Prices in the Midwest rose as normal cold along with ice and wet snow was predicted. Tom Skilling of the Chicago Weather Center forecast a high of 37 Thursday with "some light rain or drizzle possible in the afternoon, possibly mixed with some ice pellets for northern counties toward the Wisconsin line. A good chance of rain for Chicago and south overnight but ice pellets and mixed wet snow possible [for] northern counties into southern Wisconsin where a dusting to as much as 1.5 inches of snow may accumulate. Southwest winds shift to the northeast late at much lower velocities averaging 3 to 9 mph."
Quotes for next-day gas delivery on Alliance rose 8 cents to $4.49, and gas at the Chicago citygates was seen at $4.49, up 9 cents. On Northern Natural Ventura, Thursday gas changed hands at $4.46, up 11 cents, and at Demarcation next-day gas came in at $4.40, up 9 cents. On ANR SW gas rose 15 cents to $4.24.
Futures observers see the market holding $4.20 support for the time being. "The market blew through a lot of resistance on the way up, but I don't think it will break through $4.20," said Steve Blair, an analyst with Rafferty Technical Research in New York. He also noted that Thursday's super-sized expected triple-digit withdrawal [estimates center around 260 Bcf] hadn't been seen since January 2010.
"That's a huge chunk of gas to come out of storage, and I think a good part of that is already in the market. That alone should keep this market supported even though we are looking at warming temperatures as we head into the weekend."
Market estimates echo Blair's. A Reuters survey of 25 traders and analysts revealed an average 258 Bcf and United ICAP calculates a 265 Bcf pull. Ritterbusch and Associates is looking for a 260 Bcf withdrawal. Last year 70 Bcf was withdrawn and the five-year average calculates at a 133 Bcf pull.
The National Weather Service in its Tuesday six- to 10-day outlook showed a broad fairway of below-normal temperatures bounded on the west by Minnesota and Texas and on the east by a broad arc from New England to northern Ohio to southern Illinois to Louisiana. The Southeast from Virginia to Florida is expected to be above normal along with California and portions of the northern Rockies.
Analysts all agree that Thursday's inventory report will feature a titanic draw, but just how big is a matter of debate. "The consensus view for Thursday's report is still forming, with a wide dispersion of forecasts that is typical of weeks with extreme temperatures," said Tim Evans of Citi Futures Perspective. "Our model projects a net withdrawal of 228 Bcf, but we have seen estimates ranging to 270 Bcf or more, and we'd not be surprised to see the newswire surveys in the vicinity of 250 Bcf.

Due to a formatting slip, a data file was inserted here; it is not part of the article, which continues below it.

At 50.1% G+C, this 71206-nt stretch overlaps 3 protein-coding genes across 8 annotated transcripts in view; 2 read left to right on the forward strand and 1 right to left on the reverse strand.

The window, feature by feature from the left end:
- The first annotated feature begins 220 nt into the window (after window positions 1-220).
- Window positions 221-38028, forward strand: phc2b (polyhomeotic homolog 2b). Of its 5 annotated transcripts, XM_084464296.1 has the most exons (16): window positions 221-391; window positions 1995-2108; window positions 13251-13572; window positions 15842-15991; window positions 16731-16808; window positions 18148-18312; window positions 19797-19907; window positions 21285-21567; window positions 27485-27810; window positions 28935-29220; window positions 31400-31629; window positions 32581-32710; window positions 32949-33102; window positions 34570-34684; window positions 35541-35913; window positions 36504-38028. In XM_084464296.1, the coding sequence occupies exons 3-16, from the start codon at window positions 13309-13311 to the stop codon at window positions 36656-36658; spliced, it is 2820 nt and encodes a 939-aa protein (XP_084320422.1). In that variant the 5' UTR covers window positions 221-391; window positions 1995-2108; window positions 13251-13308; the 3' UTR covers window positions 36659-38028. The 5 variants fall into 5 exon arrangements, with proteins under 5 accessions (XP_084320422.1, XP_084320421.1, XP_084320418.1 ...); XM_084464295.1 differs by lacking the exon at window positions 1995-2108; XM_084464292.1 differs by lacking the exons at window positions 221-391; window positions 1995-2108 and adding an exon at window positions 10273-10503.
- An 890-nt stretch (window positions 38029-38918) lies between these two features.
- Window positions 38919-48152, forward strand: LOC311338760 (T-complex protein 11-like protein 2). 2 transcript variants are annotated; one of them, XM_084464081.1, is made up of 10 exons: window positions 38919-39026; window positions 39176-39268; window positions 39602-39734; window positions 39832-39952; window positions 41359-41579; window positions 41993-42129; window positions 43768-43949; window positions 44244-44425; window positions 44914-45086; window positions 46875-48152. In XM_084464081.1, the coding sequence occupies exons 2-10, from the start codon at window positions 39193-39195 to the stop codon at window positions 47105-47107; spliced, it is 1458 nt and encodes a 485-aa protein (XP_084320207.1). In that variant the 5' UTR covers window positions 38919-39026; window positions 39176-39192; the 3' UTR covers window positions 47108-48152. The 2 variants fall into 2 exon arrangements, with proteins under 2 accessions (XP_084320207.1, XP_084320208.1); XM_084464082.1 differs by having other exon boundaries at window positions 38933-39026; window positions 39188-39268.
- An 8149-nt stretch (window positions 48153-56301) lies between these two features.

"While it's clear that heating demand for last week was quite strong and bullish comparisons with both the date-adjusted 70 Bcf draw from last year and the 133 Bcf five-year average will result, we note that high expectations also carry some risk of disappointment. A drop like the 228 Bcf net withdrawal our model is looking for would be clearly bullish on a seasonally-adjusted basis, for example, but would be a bearish disappointment for those penciling in a draw of 250 Bcf or more.
"The market may also have some downside risk associated with the relative warming trend following last week's cold snap that will translate into more moderate storage withdrawals to follow. That said, it looks as though storage levels may continue to decline at least somewhat faster than average over the next few weeks."
Following this week's report Evans is looking for a pull of 147 Bcf for the week ended Dec. 20.
Industry consultant Genscape reported that even sunny California was hit hard by the recent cold incursion. In its Wednesday morning report it said, "California relied heavily on storage to meet the demand spikes in the past two weeks. Storage withdrawals increased by 2.5 Bcf/d month-on-month to 2.6 Bcf/d. Storage inventory level is currently lower than the previous three years and about 90 Bcf lower than the level of the previous year."